Sometimes literature itself puts a country on our internal map. At about the same time the South African novelist J. M. Coetzee won the Nobel Prize, Oprah’s Book Club announced that its next selection would be another South African novel, Alan Paton‘s 1948 book, ”Cry, the Beloved Country.” To learn more about South Africa, I turned to the Feminist Press’s rich new anthology ”Women Writing Africa: The Southern Region.” It’s an amazing resource, close to 600 pages, and it’s a true collaboration, the work of seven editors from four countries. The 20 or so original languages include English, Afrikaans, isiXhosa and siNdebele. The traditions are oral and written: there are poems and folktales, stories, diaries and political documents starting from the 1830’s.
In a country in which people still mumble about ‘the dark continent,’ as if we were living in 1703 instead 2003, that is an encouraging thought.
One effect of being a longterm Internet user is one sees different sites develop or fall by the wayside. I have been a member of Nerve.com, a site that publishes tasteful material about sexual issues, for several years. The magazine began as online only, branched out into real world publication and now operates on a Salon-type model — offering regular and premium content. Over the years, the contributors to Nerve‘s nonfiction, fiction and photography sections have become increasingly mainstream.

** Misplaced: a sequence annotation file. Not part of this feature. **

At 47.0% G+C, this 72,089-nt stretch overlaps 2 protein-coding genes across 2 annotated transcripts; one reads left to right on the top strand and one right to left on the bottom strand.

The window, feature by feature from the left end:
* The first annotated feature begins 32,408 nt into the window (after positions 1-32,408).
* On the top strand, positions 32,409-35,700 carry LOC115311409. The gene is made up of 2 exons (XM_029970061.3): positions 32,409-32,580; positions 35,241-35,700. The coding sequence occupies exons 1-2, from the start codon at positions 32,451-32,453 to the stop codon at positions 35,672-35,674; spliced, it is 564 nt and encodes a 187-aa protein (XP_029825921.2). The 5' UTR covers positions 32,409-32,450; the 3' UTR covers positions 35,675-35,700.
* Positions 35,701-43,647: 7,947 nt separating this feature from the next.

This excerpt from the introduction to the fall fiction issue exemplifies the kind of thoughtful discourse I have come to expect of writers for Nerve.
. . .Many modern stories with sexual content are clever, intelligent, provocative, sad and funny. In the best ones, the characters are marvelously human. But in our sophistication and scrupulous questioning, it seems we have lost something — the force of that animal which can come out of “nowhere,” tear your precious personality to pieces, then melt back into the dark to quietly lick its paws.
Describing this experience is very hard. Describing it while maintaining the delicacy and complexity of your characters is even harder. This is a dilemma for the modern writer who chooses to write about sex: make your characters genuine personalities without being restricted by the limits of human personality; evoke the enormity and ferocity of sex without demonizing it or making it exclusively about feminine shame. Part of the difficulty may be in that last part — people are now leery of rendering feminine shame, or shame of any kind for that matter. It’s almost as if we’re too cool for it. But shame is a profoundly human experience, and we risk it every time we encounter a force bigger than ourselves. From my point of view, the older writers sometimes tried to avoid it by palming it all off on the skank. But it’s even worse to try and correct that by writing as if shame and uncontrollable depth don’t exist at all.
My only complaint is the site has become less contributor friendly. I, and other contributors to the old Nerve, lost our sections at the site during its latest retooling. Though the alteration saves the magazine server space, it also reduces the diversity and communal nature of the site.
If you haven’t been reading Nerve, you might want to explore the site. Don’t be surprised if you find yourself bookmarking it.
Note: My blog is Mac-a-ro-nies.Powered by Sidelines